You may feel an instinct to judge the stories you tell yourself as “bad” or “good.” (Guess what? That’s evolution too.) Certainly, some of the stories we tell ourselves are productive and inspire us to make positive changes, while others are regressive and keep us imprisoned in the chains of old, bad habits that we’ve simply practiced for too long. But there is nothing valuable about making blanket judgments about our conditioning and the ways we enact it, internally and externally. We will never stop telling stories. The most powerful thing we can do to free ourselves from the ones that hold us back is to notice them.

Am I Practicing Self-Acceptance or Being Lazy?

Despite my successful memorization of New Age-y aphorisms about being present and loving oneself, I struggle quite a bit with self-acceptance.

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I may have a mugwort sprig next to my bed, but I’m not perfect.

Our culture celebrates clenched fists, tightened jaws, fierce competition, and, to a certain extent, self-judgment. If you’re “pushing yourself,” an undeniably virtuous thing, you’re presumably having to judge your behaviors, and your definition of what it means to be doing “enough,” that artfully amorphous term. 

This framework is what encourages many of us (hi!) to lock ourselves in a cycle of self-loathing.

I didn’t do enough today. I ate really gross shit last week. I don’t work out enough. My writing sucks. I procrastinate too much. &c.

The intention behind self-loathing for many of us, I think, is protection. Beating up on ourselves can become a convenient refrain, a way of reminding ourselves of the desire to fulfill [x goal] Harder, Better, Faster, Stronger (Daft Punk!).

e.g. If I beat up on myself for how many french fries I ate last night, I will prove to myself that my goal is to be healthier. Hopefully, I will even choose to eat a salad instead today.

Of course, feeling shitty about yourself is a shitty motivator. Myriad studies have actually proven this (such as this recent one), and have also proven the benefits of self-compassion. When we meet ourselves where we’re at—no matter how “successful” we are in practice—we enable ourselves to achieve more. IT’S SCIENCE.

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From now on, let’s pretend a “B+” means BE POSITIVE.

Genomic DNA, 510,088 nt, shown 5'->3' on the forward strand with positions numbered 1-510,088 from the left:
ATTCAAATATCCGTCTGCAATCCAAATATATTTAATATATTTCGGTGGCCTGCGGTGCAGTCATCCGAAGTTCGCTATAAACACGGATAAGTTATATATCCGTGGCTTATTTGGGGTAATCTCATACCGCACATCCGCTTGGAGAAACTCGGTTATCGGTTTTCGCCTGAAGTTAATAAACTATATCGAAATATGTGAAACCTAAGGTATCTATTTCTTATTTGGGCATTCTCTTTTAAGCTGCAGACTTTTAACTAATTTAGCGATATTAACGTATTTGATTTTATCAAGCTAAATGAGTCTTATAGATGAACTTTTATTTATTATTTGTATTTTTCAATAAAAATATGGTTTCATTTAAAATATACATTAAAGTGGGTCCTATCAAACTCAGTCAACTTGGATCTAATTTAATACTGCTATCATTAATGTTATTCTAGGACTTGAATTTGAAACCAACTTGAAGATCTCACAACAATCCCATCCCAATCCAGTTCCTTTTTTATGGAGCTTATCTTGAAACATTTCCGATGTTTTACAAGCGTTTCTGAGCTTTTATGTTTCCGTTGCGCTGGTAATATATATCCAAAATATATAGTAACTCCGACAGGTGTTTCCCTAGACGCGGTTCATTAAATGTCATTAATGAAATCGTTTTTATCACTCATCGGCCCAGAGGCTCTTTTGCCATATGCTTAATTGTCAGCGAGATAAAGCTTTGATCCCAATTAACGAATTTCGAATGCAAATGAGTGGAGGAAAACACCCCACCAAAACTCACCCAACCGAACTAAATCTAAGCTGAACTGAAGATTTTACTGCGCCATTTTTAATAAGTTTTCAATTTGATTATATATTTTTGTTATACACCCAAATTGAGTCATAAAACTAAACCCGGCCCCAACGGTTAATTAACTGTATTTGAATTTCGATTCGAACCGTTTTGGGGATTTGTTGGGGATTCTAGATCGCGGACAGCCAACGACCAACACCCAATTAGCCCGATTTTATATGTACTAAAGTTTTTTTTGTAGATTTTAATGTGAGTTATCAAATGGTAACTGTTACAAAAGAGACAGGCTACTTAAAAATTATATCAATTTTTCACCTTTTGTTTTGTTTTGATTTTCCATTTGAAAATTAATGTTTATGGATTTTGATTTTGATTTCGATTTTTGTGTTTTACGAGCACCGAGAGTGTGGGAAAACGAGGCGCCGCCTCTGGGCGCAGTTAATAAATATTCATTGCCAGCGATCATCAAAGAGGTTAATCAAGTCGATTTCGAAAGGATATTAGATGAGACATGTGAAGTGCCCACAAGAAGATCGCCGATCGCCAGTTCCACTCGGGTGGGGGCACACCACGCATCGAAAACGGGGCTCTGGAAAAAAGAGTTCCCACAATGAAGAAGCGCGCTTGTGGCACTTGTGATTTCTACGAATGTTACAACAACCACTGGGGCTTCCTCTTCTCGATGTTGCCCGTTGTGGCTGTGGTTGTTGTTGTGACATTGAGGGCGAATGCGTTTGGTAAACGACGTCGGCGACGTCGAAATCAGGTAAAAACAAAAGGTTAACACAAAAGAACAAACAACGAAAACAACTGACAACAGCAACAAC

But truth be told, the line between self-acceptance and laziness isn’t always clear. My ongoing struggle in therapy is to figure out when I’m enacting positive behaviors, and when I’m rationalizing self-destructive behaviors. I can be quite convincing, I’m afraid. #DENIAL.

For instance, this question comes up a lot in my meditation practice. I like to meditate every day, and consider it an important ritual for my spiritual, mental, emotional, and physical well-being. But because I also have a tendency to over-schedule myself and hold myself to too many standards, my “requirement” to meditate every day sometimes feels like a chore. Sometimes it is, and sometimes it’s not—and it’s something I have to “push myself” to do.

Say I get caught in the rain during my commute after a long-day at work. Upon arriving home, I may not want to meditate. I may want, instead, to drink a beer and binge eat french fries. While that decision may not be capital-H Healthy according to some static definition of Self-Care, it may be a healthy decision for me in that moment.

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Sometimes, you just want to read Keats and drink tequila—and that’s OK!

But, alternatively, say my long day at work involved a lot of ruminating, and stewing in negative thoughts. Meditation might be exactly the thing I need upon coming home—either in addition to the beer and french fries, or instead of it (plus some other dinner option). The hard thing is that it really depends on the situation, and my specific FEELING about what would be self-caring in that particular moment. Unfortunately, living in an EMBODIED WAY and trusting our intuition isn’t something our culture applauds us for, either.

Long story short, sometimes “pushing yourself” is an act of self-care, and sometimes it’s the stark opposite. “Pushing myself” to meditate when I’m tired might be a fantastic idea on one day, and an unnecessary form of “punishment” on another. As I have said before, can sometimes be an insidious coexistence of self-awareness and denial in the mind.